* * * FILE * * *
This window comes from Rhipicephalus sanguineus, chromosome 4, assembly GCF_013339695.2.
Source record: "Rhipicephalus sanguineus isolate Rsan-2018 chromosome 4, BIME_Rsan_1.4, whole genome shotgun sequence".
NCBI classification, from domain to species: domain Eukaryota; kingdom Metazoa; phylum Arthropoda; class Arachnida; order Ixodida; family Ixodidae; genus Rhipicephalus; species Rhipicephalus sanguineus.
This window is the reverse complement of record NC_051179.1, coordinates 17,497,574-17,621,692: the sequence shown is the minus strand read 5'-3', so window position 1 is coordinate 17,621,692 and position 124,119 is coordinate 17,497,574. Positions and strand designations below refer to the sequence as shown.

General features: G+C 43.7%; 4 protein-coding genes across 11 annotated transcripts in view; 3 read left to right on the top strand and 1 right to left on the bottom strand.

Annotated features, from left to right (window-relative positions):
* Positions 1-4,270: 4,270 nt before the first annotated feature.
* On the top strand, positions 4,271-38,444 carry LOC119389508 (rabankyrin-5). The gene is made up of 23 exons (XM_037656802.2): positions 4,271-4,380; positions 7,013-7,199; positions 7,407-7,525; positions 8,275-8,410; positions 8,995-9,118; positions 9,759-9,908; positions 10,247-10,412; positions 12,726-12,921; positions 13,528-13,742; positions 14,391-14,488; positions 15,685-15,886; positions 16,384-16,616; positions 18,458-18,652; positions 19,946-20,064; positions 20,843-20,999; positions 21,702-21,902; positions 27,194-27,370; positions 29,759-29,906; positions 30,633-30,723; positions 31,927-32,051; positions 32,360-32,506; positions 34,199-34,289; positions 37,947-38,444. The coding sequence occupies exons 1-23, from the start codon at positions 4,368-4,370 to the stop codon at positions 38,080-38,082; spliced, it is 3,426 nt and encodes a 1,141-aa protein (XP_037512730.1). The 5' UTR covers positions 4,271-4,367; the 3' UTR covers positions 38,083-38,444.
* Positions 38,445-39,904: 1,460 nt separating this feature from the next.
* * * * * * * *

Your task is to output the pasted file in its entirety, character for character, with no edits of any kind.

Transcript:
This window comes from Rhipicephalus sanguineus, chromosome 4, assembly GCF_013339695.2.
Source record: "Rhipicephalus sanguineus isolate Rsan-2018 chromosome 4, BIME_Rsan_1.4, whole genome shotgun sequence".
NCBI classification, from domain to species: domain Eukaryota; kingdom Metazoa; phylum Arthropoda; class Arachnida; order Ixodida; family Ixodidae; genus Rhipicephalus; species Rhipicephalus sanguineus.
This window is the reverse complement of record NC_051179.1, coordinates 17,497,574-17,621,692: the sequence shown is the minus strand read 5'-3', so window position 1 is coordinate 17,621,692 and position 124,119 is coordinate 17,497,574. Positions and strand designations below refer to the sequence as shown.

General features: G+C 43.7%; 4 protein-coding genes across 11 annotated transcripts in view; 3 read left to right on the top strand and 1 right to left on the bottom strand.

Annotated features, from left to right (window-relative positions):
* Positions 1-4,270: 4,270 nt before the first annotated feature.
* On the top strand, positions 4,271-38,444 carry LOC119389508 (rabankyrin-5). The gene is made up of 23 exons (XM_037656802.2): positions 4,271-4,380; positions 7,013-7,199; positions 7,407-7,525; positions 8,275-8,410; positions 8,995-9,118; positions 9,759-9,908; positions 10,247-10,412; positions 12,726-12,921; positions 13,528-13,742; positions 14,391-14,488; positions 15,685-15,886; positions 16,384-16,616; positions 18,458-18,652; positions 19,946-20,064; positions 20,843-20,999; positions 21,702-21,902; positions 27,194-27,370; positions 29,759-29,906; positions 30,633-30,723; positions 31,927-32,051; positions 32,360-32,506; positions 34,199-34,289; positions 37,947-38,444. The coding sequence occupies exons 1-23, from the start codon at positions 4,368-4,370 to the stop codon at positions 38,080-38,082; spliced, it is 3,426 nt and encodes a 1,141-aa protein (XP_037512730.1). The 5' UTR covers positions 4,271-4,367; the 3' UTR covers positions 38,083-38,444.
* Positions 38,445-39,904: 1,460 nt separating this feature from the next.